An open letter to Ban Ki Moon
Mr Ban Ki Moon,
The United Nations.
January 16, 2013.
I am not Hazara – my gene pool is not affiliated with the descendants of the great Mongol Genghis Khan, who now inhabit Quetta. But I am writing this to inform you of a pressing issue that has shaken the international community as protests erupt worldwide regarding Jan 10, 2013 bomb blasts on Alamdar Road.
Since the past decade, over 1100 Hazaras have fallen prey to attacks of ethnic cleansing carried out by radical militants claiming to eradicate all those who do not adhere to their brand of Islam.
In September 2011, over 20 Hazara passengers were taken off a bus near Mastung District, made to stand to stand in a line and were executed in front of their wives.
In June 2012, 14 people including a woman were killed in a suicide attack on a bus carrying Hazara pilgrims returning from Iran.
In November 2012, an SMS was in circulation in Quetta calling for information in case any Hazara was spotted in the provincial capital. As a result, Hazara folk confined themselves to ghettos andstudents stopped attending University.
On January 10, 2013, 86 Hazara youth were massacred following the explosion of two bombs on Quetta’s Alamdar Road.
According to the Human Rights Watch – which has also documented the massacre of thousands of Shiite by Taliban forces over the years – Mullah Manan Niazi, the Taliban governor of Mazar-e-Sharif, issued a Fatwa (Law) stating:
‘Shia Hazaras are not Muslim. Killing them is not a sin.’
And in effect, provisioned rampant attacks upon the Hazaras. The banned organization, Lashkar e Jhangvi, also circulated an open letter in 2011 addressed to Hazaras in Quetta reading:
“All Hazara are worthy of killing. We will rid Pakistan of unclean people….”
For a Hazara in Pakistan, stepping out of the house to buy groceries is equivalent to placing one’s life in jeopardy.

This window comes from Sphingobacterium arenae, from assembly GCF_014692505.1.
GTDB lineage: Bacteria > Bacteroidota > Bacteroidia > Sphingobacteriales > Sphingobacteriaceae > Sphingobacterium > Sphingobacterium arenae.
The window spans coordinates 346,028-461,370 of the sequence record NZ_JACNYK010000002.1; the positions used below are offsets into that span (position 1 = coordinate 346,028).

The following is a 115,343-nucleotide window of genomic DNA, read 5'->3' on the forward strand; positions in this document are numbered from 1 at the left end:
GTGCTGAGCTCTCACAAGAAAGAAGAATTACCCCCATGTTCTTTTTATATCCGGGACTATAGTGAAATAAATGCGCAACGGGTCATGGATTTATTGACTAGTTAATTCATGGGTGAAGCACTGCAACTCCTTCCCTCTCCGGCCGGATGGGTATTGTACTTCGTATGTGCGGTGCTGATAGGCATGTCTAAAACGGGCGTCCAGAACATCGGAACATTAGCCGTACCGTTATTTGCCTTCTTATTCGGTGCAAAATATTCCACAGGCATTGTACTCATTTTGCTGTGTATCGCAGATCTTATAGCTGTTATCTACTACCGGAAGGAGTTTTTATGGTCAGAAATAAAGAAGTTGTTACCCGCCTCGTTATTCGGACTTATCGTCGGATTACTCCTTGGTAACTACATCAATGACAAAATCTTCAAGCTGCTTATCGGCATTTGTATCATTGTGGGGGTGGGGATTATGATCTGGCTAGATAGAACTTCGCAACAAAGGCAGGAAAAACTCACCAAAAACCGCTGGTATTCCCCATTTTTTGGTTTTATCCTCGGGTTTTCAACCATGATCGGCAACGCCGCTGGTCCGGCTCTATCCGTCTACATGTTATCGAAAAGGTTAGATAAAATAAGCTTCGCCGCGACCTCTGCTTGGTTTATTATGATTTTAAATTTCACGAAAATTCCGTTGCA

I ask you, Mr Moon, does the brutal massacre of the Hazara folk in Pakistan not fall within the premise of genocide stated in the United Nations Convention on the Prevention and Punishment of the Crime of Genocide?
The Convention deems the intent to destroy a national, ethnical, racial or religious group as genocide and holds punishable under international law, the act of genocide; conspiracy to commit genocide; direct and public incitement to commit genocide; attempt to commit genocide and complicity in genocide.
Article 25 of the Constitution of Pakistan states that all citizens are equal before law and are entitled to equal protection.
Allow me to enlighten you with the following facts:
1. The Government of Pakistan has failed to adhere to its responsibility of protecting its citizens from attack.
2. When 86 Hazara youth were brutally massacred on Jan 10, 2013, the Chief Minister of Balochistan province was vacationing in the Middle East; the President and Prime Minster refused to comment for several hours while the Hazaras with their dead bodies carried a sit in protest for four days.
3. The British House of Commons held a conference on Hazara Genocide in November 2012 in which Members of Parliament announced the formation of an All Parties Parliamentary Group (APPG) to:
“Address the issues faced by Hazaras in Pakistan and to bring an end to the persecution and racial discrimination carried out against Hazaras.”
The MPs said the government of Pakistan have failed in its duty to protect its people, moving on to state that Hazara professionals were leaving the city as they were under attack.
In light of the above mentioned facts, the Government of Pakistan is not only defying its own Constitution, but is also defying International Law.
As a Pakistani, I am appalled upon realising that in order to seek justice; the oppressed must turn towards foreign help and protest, and cannot rely on the mechanisms of justice installed by the our government.
But British Parliamentary Groups cannot help eradicate the radical militants that have infiltrated into Pakistani society, targeting the innocent Hazara minority whose distinct Mongloid appearance makes it impossible for them to hide.
The massacre of 86 Hazara right at the start of the new year foreshadows an ominous, deadly year for this subjugated community and for those belonging to the Shiite sect.
And thus, I turn to you Mr Moon, with a desperate plea for help with hope that the United Nations will stand to defend humanity in times of strife.
My plea is representative of the wishes of the civilian population of Pakistan – from Lahore to Quetta to Karachi and to Hyderabad – that had taken to the streets in protest of the injustice faced by Hazara folk, calling for an end to genocide and oppression.
I thank you for your time and attention.
A concerned citizen
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